FTX CEO and crypto billionaire Sam Bankman-Fried made the bold claim in May that he expected to spend up to, or beyond, $1 billion in political donations in the run-up to the 2024 United States presidential election. Such a political spending spree would have made Bankman-Fried the single largest political donor in the last election—four times over—according to data from OpenSecrets.

Now the billionaire is putting his foot on the brakes, after he says he put his foot in his mouth. 

“That was a dumb quote,” Bankman-Fried told Politico’s Morning Money podcast this week of his previous comments on campaign spending. “I think my messaging was sloppy and inconsistent in some cases.” 


The Alameda Research founder has reportedly raised closer to $40 million in anticipation of the 2022 midterm elections, primarily via the Protect Our Future PAC, which has donated some $28 million. Most of that has gone to Democratic candidates. 

Over $10 million of the PAC’s donations this cycle went to a single Democratic congressional candidate, Oregon’s Carrick Flynn, who lost his primary race in May. Flynn and Bankman-Fried are both vocal supporters of the effective altruism movement, a philosophical school of thought that attempts to prioritize causes that most positively impact all people globally. 

Bankman-Fried appears to have cooled on the effectiveness of political donations, which he had previously touted as a key tool in achieving progress in the billionaire’s policy areas of choice: crypto regulation and pandemic preparedness.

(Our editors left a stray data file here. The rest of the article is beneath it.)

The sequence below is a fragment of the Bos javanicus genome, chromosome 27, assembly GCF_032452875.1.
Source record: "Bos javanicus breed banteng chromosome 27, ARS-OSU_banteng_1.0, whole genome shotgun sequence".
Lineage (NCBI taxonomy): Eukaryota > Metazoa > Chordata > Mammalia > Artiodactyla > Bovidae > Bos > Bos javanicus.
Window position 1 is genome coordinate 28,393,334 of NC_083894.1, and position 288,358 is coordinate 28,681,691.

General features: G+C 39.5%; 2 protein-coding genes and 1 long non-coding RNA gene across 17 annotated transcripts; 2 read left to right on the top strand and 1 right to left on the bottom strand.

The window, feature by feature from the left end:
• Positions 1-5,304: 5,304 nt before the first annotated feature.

For now, he says, the FTX CEO is abstaining from any further political spending.

“At some point, when you’ve given your message to voters, there’s not a whole lot more you can do,” Bankman-Fried said on the podcast. 


The billionaire did not clarify whether he would turn the spigot back on in the ramp-up to the 2024 presidential election; Bankman-Fried previously stated he would spend up to $1 billion to prevent Donald Trump from retaking the White House, should the former president run again. 

Bankman-Fried did indicate, though, that his brief experience navigating political spending has led him to re-evaluate a once general election-focused strategy.

“I think primaries are more important,” he said. “Frankly, I could try and talk about pandemic preparedness in a general election. But most voters are gonna say,‘That's cool, but like, I'm a Democrat,’ or ‘I'm a Republican.’ That's not going to move the needle enough for me to go over all of the other issues.”

Bankman-Fried’s FTX, meanwhile, has been on a spending spree, propping up and clearing out crypto firms devastated by this year’s market-wide crash. Late last month, reports surfaced that FTX was considering acquiring the assets of defunct crypto lender Celsius. That same week, Bankman-Fried shelled out $1.4 billion to buy bankrupt crypto investment firm Voyager Digital; in June, he spent $250 million to bail out struggling crypto broker BlockFi. 

Bankman-Fried said last month he still has $1 billion more to spend on crypto acquisitions and bailouts. It would seem, in the billionaire’s eyes, dominating the weakened crypto market in the private sector has thus far proved a far more effective strategy than attempting to influence affairs of government.

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